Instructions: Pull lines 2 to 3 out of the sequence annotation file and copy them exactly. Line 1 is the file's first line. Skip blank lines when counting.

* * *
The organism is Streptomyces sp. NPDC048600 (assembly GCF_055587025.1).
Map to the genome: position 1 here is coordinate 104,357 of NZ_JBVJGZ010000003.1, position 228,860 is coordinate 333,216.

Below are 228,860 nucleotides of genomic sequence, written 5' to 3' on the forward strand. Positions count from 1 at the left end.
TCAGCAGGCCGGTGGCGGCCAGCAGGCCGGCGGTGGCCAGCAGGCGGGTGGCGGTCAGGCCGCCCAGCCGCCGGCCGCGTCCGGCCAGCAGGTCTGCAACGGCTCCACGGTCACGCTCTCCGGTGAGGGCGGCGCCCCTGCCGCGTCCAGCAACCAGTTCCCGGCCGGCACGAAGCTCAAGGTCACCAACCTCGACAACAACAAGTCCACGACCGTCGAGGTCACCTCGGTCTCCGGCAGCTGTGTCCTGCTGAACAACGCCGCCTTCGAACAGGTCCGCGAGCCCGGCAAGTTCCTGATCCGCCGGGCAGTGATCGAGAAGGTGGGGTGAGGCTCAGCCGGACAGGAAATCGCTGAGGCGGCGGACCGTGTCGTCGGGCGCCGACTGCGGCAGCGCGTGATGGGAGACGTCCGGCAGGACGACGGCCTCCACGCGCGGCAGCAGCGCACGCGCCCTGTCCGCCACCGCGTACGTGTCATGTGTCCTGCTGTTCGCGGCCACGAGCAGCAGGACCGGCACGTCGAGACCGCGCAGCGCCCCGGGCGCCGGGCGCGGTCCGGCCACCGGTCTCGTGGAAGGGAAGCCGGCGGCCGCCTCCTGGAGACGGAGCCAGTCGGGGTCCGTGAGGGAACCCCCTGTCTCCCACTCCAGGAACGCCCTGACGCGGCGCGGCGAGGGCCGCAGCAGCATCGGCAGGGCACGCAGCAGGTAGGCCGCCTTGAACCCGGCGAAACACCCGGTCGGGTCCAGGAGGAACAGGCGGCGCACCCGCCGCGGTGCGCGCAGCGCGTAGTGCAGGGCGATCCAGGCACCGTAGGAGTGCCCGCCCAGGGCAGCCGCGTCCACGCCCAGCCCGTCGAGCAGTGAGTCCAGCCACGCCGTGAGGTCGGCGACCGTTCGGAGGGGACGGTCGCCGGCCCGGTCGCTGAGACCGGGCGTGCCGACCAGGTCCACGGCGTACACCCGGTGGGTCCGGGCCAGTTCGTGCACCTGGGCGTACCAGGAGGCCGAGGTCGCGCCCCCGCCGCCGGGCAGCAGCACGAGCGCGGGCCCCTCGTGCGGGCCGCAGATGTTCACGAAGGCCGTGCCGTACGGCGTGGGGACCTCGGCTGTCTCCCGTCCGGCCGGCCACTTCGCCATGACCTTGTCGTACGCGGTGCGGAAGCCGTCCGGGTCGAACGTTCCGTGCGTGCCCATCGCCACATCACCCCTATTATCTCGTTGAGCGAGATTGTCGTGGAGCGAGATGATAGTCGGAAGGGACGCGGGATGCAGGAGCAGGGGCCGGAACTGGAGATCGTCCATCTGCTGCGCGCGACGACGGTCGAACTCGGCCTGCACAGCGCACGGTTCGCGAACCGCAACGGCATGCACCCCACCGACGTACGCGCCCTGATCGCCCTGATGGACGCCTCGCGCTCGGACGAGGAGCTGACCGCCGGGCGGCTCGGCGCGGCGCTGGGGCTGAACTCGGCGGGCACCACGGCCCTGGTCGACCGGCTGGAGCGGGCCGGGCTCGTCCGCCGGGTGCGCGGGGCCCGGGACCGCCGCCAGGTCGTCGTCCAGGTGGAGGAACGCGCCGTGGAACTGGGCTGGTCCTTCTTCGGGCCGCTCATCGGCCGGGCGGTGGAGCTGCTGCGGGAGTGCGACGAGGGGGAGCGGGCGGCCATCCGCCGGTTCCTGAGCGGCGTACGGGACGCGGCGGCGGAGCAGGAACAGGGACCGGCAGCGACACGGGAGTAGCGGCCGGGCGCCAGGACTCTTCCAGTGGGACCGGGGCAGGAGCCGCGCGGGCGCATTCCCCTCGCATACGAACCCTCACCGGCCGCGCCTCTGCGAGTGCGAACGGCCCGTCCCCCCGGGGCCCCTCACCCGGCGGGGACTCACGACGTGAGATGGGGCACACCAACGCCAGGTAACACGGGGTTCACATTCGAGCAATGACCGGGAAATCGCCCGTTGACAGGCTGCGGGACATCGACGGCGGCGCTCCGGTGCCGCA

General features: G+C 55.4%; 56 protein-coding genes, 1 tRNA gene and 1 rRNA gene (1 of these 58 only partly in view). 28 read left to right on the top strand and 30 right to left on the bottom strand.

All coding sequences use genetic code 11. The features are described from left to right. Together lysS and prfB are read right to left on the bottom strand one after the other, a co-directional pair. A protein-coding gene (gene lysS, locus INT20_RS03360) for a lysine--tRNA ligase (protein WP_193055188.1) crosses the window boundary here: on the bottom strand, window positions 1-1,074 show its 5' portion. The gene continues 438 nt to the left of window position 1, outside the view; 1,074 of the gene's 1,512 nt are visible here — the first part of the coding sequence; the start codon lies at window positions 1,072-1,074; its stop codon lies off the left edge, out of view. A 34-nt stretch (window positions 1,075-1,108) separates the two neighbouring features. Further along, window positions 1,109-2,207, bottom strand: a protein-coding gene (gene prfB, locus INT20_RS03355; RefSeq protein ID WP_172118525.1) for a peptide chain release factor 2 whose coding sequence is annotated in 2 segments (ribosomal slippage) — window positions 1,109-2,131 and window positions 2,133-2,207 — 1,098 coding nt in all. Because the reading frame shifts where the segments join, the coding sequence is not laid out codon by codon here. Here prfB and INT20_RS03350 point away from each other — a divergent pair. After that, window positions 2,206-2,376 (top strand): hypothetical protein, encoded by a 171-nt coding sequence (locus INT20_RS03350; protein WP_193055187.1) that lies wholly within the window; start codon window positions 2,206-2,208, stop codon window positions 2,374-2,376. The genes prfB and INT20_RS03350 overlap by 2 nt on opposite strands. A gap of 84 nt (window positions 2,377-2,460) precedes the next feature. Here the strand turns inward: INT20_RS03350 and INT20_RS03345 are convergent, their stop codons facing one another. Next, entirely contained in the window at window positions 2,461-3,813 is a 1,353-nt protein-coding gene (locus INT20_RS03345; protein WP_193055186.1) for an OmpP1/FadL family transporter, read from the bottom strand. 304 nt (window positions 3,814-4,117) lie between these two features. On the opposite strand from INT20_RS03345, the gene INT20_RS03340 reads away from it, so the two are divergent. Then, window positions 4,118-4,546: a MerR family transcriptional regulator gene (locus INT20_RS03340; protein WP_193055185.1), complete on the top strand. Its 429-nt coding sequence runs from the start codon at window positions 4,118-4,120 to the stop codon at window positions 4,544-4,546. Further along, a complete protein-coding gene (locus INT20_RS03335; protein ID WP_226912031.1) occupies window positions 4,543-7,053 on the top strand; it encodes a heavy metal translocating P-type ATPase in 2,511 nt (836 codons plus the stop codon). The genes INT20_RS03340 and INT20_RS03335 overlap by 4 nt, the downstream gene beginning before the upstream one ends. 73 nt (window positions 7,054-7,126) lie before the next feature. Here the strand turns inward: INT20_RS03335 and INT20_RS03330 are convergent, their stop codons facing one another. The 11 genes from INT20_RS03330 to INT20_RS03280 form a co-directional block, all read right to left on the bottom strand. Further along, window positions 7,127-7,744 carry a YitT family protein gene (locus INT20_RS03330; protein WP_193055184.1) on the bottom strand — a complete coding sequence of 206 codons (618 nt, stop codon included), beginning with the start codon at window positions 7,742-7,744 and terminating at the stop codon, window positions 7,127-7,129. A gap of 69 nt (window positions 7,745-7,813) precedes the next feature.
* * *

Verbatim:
Map to the genome: position 1 here is coordinate 104,357 of NZ_JBVJGZ010000003.1, position 228,860 is coordinate 333,216.

Below are 228,860 nucleotides of genomic sequence, written 5' to 3' on the forward strand. Positions count from 1 at the left end.